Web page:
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Back pain is a common problem here in Canada1. Many causes can contribute to back pain including muscle spasms, strains, herniated discs and arthritis. When Canadians with back pain seek help, medication is typically the first form of help they receive. However, when we reach into the medicine cabinet we should keep in mind that not all over-the-counter pain medications may be right for us.

A recent review study on Acetaminophen (Tylenol) has found the medication “ineffective” for reducing pain and disability2associated with back pain. This study also found very minimal improvement in symptoms of arthritis of the hip or knee. Acetaminophen’s lack of benefit is made more worrisome when it’s potential adverse effects on the liver3 and to fetal development4 are considered. Acetaminophen overdose is a common occurrence in Canada and has the serious adverse effects of liver failure and death in some cases5.

There are a number of non-medication based treatments for back pain which are both safe and effective:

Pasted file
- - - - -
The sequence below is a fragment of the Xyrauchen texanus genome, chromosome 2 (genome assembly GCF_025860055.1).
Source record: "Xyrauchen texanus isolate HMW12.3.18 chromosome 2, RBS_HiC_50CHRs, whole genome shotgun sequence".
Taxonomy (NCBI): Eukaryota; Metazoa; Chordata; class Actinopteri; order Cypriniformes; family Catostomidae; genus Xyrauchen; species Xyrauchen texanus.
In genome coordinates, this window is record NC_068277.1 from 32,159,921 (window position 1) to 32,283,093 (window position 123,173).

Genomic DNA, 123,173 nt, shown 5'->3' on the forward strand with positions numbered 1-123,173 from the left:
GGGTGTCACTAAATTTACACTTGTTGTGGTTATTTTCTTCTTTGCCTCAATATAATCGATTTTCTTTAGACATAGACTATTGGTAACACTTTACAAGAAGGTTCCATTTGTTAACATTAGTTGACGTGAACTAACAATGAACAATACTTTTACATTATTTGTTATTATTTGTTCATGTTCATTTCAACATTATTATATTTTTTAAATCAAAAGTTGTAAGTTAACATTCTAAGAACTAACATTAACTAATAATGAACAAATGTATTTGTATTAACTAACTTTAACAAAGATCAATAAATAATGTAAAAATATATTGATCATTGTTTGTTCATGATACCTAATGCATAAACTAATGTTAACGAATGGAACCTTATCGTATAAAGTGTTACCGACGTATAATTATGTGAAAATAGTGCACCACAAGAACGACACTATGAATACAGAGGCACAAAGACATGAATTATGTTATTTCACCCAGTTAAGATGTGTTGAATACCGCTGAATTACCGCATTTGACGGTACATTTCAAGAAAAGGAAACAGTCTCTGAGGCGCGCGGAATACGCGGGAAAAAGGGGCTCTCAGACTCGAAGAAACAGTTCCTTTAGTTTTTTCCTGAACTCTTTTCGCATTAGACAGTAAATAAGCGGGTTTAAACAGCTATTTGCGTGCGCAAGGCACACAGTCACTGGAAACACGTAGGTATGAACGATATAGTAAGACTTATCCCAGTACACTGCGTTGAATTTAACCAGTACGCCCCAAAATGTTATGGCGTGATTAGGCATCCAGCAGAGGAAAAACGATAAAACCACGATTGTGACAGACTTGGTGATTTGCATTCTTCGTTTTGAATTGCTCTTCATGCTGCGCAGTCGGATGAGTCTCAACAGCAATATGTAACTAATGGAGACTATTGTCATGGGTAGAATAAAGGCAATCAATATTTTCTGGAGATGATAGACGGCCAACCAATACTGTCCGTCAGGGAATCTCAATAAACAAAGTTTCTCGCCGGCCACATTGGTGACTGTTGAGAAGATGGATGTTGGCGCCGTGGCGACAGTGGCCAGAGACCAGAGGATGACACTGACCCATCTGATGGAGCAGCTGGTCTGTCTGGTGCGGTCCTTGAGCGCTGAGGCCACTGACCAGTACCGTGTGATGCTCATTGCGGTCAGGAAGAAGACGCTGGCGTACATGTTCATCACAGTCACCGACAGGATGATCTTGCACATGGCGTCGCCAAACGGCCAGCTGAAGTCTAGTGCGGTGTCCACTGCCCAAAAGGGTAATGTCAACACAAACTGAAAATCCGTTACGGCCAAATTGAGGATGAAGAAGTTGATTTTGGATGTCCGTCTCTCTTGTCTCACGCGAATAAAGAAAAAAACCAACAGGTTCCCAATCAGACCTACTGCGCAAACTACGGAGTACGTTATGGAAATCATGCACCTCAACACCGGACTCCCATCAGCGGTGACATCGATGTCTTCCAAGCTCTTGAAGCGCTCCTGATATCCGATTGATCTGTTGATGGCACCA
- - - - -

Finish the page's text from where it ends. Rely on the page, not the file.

• Exercise: strengthening back and abdominal muscles is an essential component of the recovery process.
  • Diet: body weight management and elimination of foods which you are allergic or sensitive to can significantly improve back pain in many cases.
  • Prolozone therapy: treatment with prolozone (ozone) injections help patients with arthritis and back pain to reduce their pain and increase their mobility.
  • Acupuncture and neural prolotherapy: are excellent treatments for resolving muscular tightness and nerve impingement associated with back pain.

An integrative approach to back pain can not only achieve great results but also speed the process of recovery.

  1. Schopflocher D, Taenzer P, Jovey R. The prevalence of chronic pain in Canada. Pain Res Manag. 2011 Nov-Dec;16(6):445-50.
  2. Machado G, Maher C, Ferreira P, Pinheiro M, Lin C, O Day R, McLachlan A, Ferreira M. Efficacy and safety of paracetamol for spinal pain and osteoarthritis: systematic review and meta-analysis of randomised placebo controlled trials. BMJ 2015;350:h1225.
  3. U.S. Food and Drug Administration. Acetaminophen Prescription Combination Drug Products with More than 325 Mg: FDA Statement. U.S. Food and Drug Administration, 14 Jan. 2014. Web. 08 Apr. 2015.
  4. Liew Z, Ritz B, Rebordosa C, Lee PC, Olsen J. Acetaminophen use during pregnancy, behavioral problems, and hyperkinetic disorders. JAMA Pediatr. 2014 Apr;168(4):313-20.
  5. Myers RP, Li B, Fong A, Shaheen AA, Quan H. Hospitalizations for acetaminophen overdose: a Canadian population-based study from 1995 to 2004. BMC Public Health. 2007 Jul 5;7:143.

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